Wiswell is a small village that lies at the foot of Wiswell Moor. Pronounced Wizzel, the settlement is possibly named after Old Molly’s Well , which became known as Wise Woman’s Well or Wise Well. We didn’t see the well though. Anyhow we sat and enjoyed a flask of coffee in the village centre a while. A greenfinch merrily chirruped in a nearby Conifer.

Greenfinch. πŸ™‚
The Freemasons public house ~ definitely on our list for future pub walks.
Heading away from Wiswell to Barrow.
Early plum blossom?
Berkins Deli in Barrow.

We got a bit lost in Barrow trying to find footpaths that had been either blocked off or diverted because of new housing development. Eventually we found ourselves on the right track, crossing a train track..

Safely across.
An unsuccessful selfie with Hugo.
Onto a familiar path, the old Roman road and stone cross base.
Community woodland.
Primrose.
Celendines.
Catkins.
Crocuses.
Alpaca πŸ¦™ on the outskirts of Clitheroe.

This walk was a little over 8 miles , started off chilly and ended up quite warm.

Os Explorer Map West Pennine Moors 287.

An Early Morning Clitheroe Route.

I am loving the weather at the moment. Cold and crisp, hard frost and no squelchy mud. Hugo coming home clean and no danger of him shaking dirt all over the house. Bliss!

During the week it’s mostly just Hugo and I on our walks as Wil works full time. I can fit the doogal in round my part time hours and we stick to local routes around the outskirts of Clitheroe. Happily It isn’t very far for us to find some fields and below is one of our usual hikes from home.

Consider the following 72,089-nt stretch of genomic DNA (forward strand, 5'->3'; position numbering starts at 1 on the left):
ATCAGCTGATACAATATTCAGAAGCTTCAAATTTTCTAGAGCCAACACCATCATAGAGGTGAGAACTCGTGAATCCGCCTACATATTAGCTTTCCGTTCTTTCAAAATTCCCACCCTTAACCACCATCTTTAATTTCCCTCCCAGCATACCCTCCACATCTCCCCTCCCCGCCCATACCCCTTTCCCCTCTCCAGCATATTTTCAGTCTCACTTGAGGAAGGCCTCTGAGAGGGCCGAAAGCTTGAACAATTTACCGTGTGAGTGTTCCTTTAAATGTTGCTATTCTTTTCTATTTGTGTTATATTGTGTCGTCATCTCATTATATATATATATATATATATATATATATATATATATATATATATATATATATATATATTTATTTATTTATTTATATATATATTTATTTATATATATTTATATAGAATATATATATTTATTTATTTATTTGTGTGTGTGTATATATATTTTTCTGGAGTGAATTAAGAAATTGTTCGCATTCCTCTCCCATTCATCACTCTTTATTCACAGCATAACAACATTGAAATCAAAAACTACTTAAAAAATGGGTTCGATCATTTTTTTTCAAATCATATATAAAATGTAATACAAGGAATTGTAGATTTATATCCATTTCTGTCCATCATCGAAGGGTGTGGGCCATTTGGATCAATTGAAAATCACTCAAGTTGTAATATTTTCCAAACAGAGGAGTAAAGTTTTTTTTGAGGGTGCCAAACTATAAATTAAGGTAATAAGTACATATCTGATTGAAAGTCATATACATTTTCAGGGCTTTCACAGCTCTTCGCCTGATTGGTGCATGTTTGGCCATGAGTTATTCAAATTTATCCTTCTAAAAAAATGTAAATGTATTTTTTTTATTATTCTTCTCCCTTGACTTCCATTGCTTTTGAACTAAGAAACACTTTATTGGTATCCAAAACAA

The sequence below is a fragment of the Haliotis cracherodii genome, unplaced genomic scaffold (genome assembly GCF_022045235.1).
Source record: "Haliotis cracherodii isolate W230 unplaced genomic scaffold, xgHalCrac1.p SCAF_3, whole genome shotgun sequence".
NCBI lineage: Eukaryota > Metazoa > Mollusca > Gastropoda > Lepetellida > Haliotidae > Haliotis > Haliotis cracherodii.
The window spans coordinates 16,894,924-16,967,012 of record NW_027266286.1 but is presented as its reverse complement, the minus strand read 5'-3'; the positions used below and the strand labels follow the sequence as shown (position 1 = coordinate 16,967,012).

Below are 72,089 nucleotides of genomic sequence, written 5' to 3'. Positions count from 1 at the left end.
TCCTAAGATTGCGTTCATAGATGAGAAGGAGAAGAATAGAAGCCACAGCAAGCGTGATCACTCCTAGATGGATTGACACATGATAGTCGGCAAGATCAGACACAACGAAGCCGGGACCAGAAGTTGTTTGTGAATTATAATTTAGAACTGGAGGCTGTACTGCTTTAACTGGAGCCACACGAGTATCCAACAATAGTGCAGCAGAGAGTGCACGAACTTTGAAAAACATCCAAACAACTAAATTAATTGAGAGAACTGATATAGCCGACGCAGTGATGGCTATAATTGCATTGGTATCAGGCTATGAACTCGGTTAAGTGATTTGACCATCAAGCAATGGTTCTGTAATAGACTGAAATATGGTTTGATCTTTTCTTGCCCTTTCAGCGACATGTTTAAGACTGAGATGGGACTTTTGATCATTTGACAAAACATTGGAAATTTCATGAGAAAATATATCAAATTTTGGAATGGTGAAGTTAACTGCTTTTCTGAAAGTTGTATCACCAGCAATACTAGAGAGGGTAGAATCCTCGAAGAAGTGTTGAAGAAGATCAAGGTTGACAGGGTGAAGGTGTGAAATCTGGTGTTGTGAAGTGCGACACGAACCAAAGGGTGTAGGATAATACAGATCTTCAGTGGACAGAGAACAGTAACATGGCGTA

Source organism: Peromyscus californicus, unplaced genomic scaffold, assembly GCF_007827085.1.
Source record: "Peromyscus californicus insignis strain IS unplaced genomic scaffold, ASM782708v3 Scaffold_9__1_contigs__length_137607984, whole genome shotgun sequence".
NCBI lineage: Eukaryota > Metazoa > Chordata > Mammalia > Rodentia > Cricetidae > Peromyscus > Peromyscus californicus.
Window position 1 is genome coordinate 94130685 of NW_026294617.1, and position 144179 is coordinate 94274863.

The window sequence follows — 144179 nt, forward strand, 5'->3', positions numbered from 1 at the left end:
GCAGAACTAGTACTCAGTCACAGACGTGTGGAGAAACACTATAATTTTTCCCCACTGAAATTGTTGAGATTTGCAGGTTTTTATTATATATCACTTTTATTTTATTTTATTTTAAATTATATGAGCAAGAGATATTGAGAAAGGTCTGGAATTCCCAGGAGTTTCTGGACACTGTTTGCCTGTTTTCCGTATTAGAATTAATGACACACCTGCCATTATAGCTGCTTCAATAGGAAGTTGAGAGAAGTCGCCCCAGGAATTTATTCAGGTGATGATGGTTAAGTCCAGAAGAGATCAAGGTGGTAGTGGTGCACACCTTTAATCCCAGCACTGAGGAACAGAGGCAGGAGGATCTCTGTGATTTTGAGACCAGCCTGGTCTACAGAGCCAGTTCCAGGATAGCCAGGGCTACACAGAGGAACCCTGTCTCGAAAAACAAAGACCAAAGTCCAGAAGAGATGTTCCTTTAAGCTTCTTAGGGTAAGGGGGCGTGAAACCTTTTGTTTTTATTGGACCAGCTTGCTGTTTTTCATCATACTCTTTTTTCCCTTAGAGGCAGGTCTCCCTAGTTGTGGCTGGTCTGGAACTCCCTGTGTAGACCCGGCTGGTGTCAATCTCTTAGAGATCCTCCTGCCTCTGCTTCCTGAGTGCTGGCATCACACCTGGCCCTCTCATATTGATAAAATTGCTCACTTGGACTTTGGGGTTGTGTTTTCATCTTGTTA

Walking past Primrose Nature Reserve.

Teals can be seen over the reserve fence.

We avoid walking up a busy Whalley road by using a shortcut . πŸ™‚

And cross the road into fields.

Kemple End through the trees.

One of my favourite fields. I hope it never gets built on.

Hugo likes it here too.

Obligitary sheep pic. πŸ‘

Tree lined path leading to Four Lane Ends.

Ivy Cottage.

Which way now?

We pass Ivy Cottage with its Wheel bench.

And Opposite is the entrance to a private residence ~ Standen Hall.

Four Lane Ends.

At Standen Bridge I peer down into the brook and spot a Dipper. πŸ™‚

Reflections.

Now this is a new addition, a vandalised caravan. 😦

A nicer new addition. Somebody has hung a few bird feeders along the lane.

A short detour to take this photo of Pendle.

And back to Clitheroe through the fields.

I spy Clitheroe castle. 🏰

Somebody’s watching me.

Heading into town.

Let’s hope this dry cold weather continues πŸ™‚

Bird Count, Elfcups & Snowdrops.